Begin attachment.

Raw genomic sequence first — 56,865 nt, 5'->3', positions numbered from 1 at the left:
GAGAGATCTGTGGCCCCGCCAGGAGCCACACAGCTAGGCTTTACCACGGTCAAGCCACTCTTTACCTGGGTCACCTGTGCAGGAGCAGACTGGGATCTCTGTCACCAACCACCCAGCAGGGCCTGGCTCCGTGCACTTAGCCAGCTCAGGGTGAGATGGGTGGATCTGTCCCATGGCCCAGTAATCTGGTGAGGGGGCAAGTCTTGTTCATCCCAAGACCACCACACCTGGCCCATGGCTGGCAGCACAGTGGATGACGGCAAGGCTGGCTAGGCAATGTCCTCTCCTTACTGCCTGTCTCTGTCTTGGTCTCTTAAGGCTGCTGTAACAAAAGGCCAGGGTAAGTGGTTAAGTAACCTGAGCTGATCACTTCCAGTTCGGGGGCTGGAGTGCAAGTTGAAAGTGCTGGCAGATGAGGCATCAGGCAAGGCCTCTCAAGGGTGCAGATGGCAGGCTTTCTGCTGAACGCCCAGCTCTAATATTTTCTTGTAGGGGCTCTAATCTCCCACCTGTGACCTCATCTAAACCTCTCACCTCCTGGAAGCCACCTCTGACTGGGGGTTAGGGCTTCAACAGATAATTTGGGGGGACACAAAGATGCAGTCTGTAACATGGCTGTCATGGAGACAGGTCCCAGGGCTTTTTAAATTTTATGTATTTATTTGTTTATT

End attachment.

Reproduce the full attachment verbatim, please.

Raw genomic sequence first — 56,865 nt, 5'->3', positions numbered from 1 at the left:
GAGAGATCTGTGGCCCCGCCAGGAGCCACACAGCTAGGCTTTACCACGGTCAAGCCACTCTTTACCTGGGTCACCTGTGCAGGAGCAGACTGGGATCTCTGTCACCAACCACCCAGCAGGGCCTGGCTCCGTGCACTTAGCCAGCTCAGGGTGAGATGGGTGGATCTGTCCCATGGCCCAGTAATCTGGTGAGGGGGCAAGTCTTGTTCATCCCAAGACCACCACACCTGGCCCATGGCTGGCAGCACAGTGGATGACGGCAAGGCTGGCTAGGCAATGTCCTCTCCTTACTGCCTGTCTCTGTCTTGGTCTCTTAAGGCTGCTGTAACAAAAGGCCAGGGTAAGTGGTTAAGTAACCTGAGCTGATCACTTCCAGTTCGGGGGCTGGAGTGCAAGTTGAAAGTGCTGGCAGATGAGGCATCAGGCAAGGCCTCTCAAGGGTGCAGATGGCAGGCTTTCTGCTGAACGCCCAGCTCTAATATTTTCTTGTAGGGGCTCTAATCTCCCACCTGTGACCTCATCTAAACCTCTCACCTCCTGGAAGCCACCTCTGACTGGGGGTTAGGGCTTCAACAGATAATTTGGGGGGACACAAAGATGCAGTCTGTAACATGGCTGTCATGGAGACAGGTCCCAGGGCTTTTTAAATTTTATGTATTTATTTGTTTATT